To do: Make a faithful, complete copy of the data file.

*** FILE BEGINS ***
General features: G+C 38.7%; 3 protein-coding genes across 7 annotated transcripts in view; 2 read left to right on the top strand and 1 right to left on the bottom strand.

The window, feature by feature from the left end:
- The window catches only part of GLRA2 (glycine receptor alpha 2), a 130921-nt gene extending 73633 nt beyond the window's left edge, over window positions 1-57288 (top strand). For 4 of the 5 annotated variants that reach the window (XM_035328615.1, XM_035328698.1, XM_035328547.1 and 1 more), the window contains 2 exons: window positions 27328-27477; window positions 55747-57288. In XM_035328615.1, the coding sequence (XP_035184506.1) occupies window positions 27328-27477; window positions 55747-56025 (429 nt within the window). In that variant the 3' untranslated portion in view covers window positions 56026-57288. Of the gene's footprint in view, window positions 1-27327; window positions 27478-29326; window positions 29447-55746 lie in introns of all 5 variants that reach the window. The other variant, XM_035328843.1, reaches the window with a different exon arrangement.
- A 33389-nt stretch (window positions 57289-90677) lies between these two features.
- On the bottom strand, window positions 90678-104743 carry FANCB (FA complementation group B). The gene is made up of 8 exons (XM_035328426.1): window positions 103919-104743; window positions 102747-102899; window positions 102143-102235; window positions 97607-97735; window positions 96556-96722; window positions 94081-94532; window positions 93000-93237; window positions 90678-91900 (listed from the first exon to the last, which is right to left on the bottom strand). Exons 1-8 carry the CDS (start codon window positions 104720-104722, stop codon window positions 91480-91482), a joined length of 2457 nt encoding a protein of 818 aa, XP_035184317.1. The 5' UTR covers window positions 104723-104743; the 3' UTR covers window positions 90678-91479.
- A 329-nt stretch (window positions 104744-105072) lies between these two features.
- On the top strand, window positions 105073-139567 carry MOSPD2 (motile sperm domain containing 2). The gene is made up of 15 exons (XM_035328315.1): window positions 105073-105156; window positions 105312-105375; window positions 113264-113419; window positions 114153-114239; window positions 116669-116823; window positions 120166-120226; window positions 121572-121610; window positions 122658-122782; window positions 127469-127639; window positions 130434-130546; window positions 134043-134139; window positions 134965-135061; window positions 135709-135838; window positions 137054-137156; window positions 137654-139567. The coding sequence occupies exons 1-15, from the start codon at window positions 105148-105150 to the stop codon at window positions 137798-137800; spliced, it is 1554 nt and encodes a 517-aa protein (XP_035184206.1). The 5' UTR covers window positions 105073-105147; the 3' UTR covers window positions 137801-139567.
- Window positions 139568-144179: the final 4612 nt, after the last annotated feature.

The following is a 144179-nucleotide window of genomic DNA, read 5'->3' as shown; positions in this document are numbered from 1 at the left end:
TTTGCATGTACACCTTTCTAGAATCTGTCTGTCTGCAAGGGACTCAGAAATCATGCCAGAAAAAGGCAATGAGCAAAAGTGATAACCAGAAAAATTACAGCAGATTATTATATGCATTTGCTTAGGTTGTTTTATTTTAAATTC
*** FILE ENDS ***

General features: G+C 38.7%; 3 protein-coding genes across 7 annotated transcripts in view; 2 read left to right on the top strand and 1 right to left on the bottom strand.

The window, feature by feature from the left end:
- The window catches only part of GLRA2 (glycine receptor alpha 2), a 130921-nt gene extending 73633 nt beyond the window's left edge, over window positions 1-57288 (top strand). For 4 of the 5 annotated variants that reach the window (XM_035328615.1, XM_035328698.1, XM_035328547.1 and 1 more), the window contains 2 exons: window positions 27328-27477; window positions 55747-57288. In XM_035328615.1, the coding sequence (XP_035184506.1) occupies window positions 27328-27477; window positions 55747-56025 (429 nt within the window). In that variant the 3' untranslated portion in view covers window positions 56026-57288. Of the gene's footprint in view, window positions 1-27327; window positions 27478-29326; window positions 29447-55746 lie in introns of all 5 variants that reach the window. The other variant, XM_035328843.1, reaches the window with a different exon arrangement.
- A 33389-nt stretch (window positions 57289-90677) lies between these two features.
- On the bottom strand, window positions 90678-104743 carry FANCB (FA complementation group B). The gene is made up of 8 exons (XM_035328426.1): window positions 103919-104743; window positions 102747-102899; window positions 102143-102235; window positions 97607-97735; window positions 96556-96722; window positions 94081-94532; window positions 93000-93237; window positions 90678-91900 (listed from the first exon to the last, which is right to left on the bottom strand). Exons 1-8 carry the CDS (start codon window positions 104720-104722, stop codon window positions 91480-91482), a joined length of 2457 nt encoding a protein of 818 aa, XP_035184317.1. The 5' UTR covers window positions 104723-104743; the 3' UTR covers window positions 90678-91479.
- A 329-nt stretch (window positions 104744-105072) lies between these two features.
- On the top strand, window positions 105073-139567 carry MOSPD2 (motile sperm domain containing 2). The gene is made up of 15 exons (XM_035328315.1): window positions 105073-105156; window positions 105312-105375; window positions 113264-113419; window positions 114153-114239; window positions 116669-116823; window positions 120166-120226; window positions 121572-121610; window positions 122658-122782; window positions 127469-127639; window positions 130434-130546; window positions 134043-134139; window positions 134965-135061; window positions 135709-135838; window positions 137054-137156; window positions 137654-139567. The coding sequence occupies exons 1-15, from the start codon at window positions 105148-105150 to the stop codon at window positions 137798-137800; spliced, it is 1554 nt and encodes a 517-aa protein (XP_035184206.1). The 5' UTR covers window positions 105073-105147; the 3' UTR covers window positions 137801-139567.
- Window positions 139568-144179: the final 4612 nt, after the last annotated feature.

The following is a 144179-nucleotide window of genomic DNA, read 5'->3' as shown; positions in this document are numbered from 1 at the left end:
TTTGCATGTACACCTTTCTAGAATCTGTCTGTCTGCAAGGGACTCAGAAATCATGCCAGAAAAAGGCAATGAGCAAAAGTGATAACCAGAAAAATTACAGCAGATTATTATATGCATTTGCTTAGGTTGTTTTATTTTAAATTC